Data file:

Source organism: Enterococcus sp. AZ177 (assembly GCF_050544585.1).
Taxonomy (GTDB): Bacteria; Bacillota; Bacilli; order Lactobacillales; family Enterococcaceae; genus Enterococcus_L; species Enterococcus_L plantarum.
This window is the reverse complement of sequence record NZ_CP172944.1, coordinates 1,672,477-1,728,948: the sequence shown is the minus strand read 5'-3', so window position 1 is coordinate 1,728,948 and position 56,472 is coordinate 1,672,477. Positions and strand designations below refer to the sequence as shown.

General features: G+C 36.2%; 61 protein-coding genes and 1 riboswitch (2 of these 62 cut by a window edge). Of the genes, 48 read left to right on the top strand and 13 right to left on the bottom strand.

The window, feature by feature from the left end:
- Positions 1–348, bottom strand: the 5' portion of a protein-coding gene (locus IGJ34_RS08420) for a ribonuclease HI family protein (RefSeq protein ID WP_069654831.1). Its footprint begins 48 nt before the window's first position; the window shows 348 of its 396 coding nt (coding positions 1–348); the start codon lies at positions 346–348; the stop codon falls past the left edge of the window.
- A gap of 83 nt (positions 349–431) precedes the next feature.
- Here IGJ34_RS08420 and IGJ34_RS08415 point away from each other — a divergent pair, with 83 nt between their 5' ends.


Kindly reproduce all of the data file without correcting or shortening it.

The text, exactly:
Source organism: Enterococcus sp. AZ177 (assembly GCF_050544585.1).
Taxonomy (GTDB): Bacteria; Bacillota; Bacilli; order Lactobacillales; family Enterococcaceae; genus Enterococcus_L; species Enterococcus_L plantarum.
This window is the reverse complement of sequence record NZ_CP172944.1, coordinates 1,672,477-1,728,948: the sequence shown is the minus strand read 5'-3', so window position 1 is coordinate 1,728,948 and position 56,472 is coordinate 1,672,477. Positions and strand designations below refer to the sequence as shown.

General features: G+C 36.2%; 61 protein-coding genes and 1 riboswitch (2 of these 62 cut by a window edge). Of the genes, 48 read left to right on the top strand and 13 right to left on the bottom strand.

The window, feature by feature from the left end:
- Positions 1–348, bottom strand: the 5' portion of a protein-coding gene (locus IGJ34_RS08420) for a ribonuclease HI family protein (RefSeq protein ID WP_069654831.1). Its footprint begins 48 nt before the window's first position; the window shows 348 of its 396 coding nt (coding positions 1–348); the start codon lies at positions 346–348; the stop codon falls past the left edge of the window.
- A gap of 83 nt (positions 349–431) precedes the next feature.
- Here IGJ34_RS08420 and IGJ34_RS08415 point away from each other — a divergent pair, with 83 nt between their 5' ends.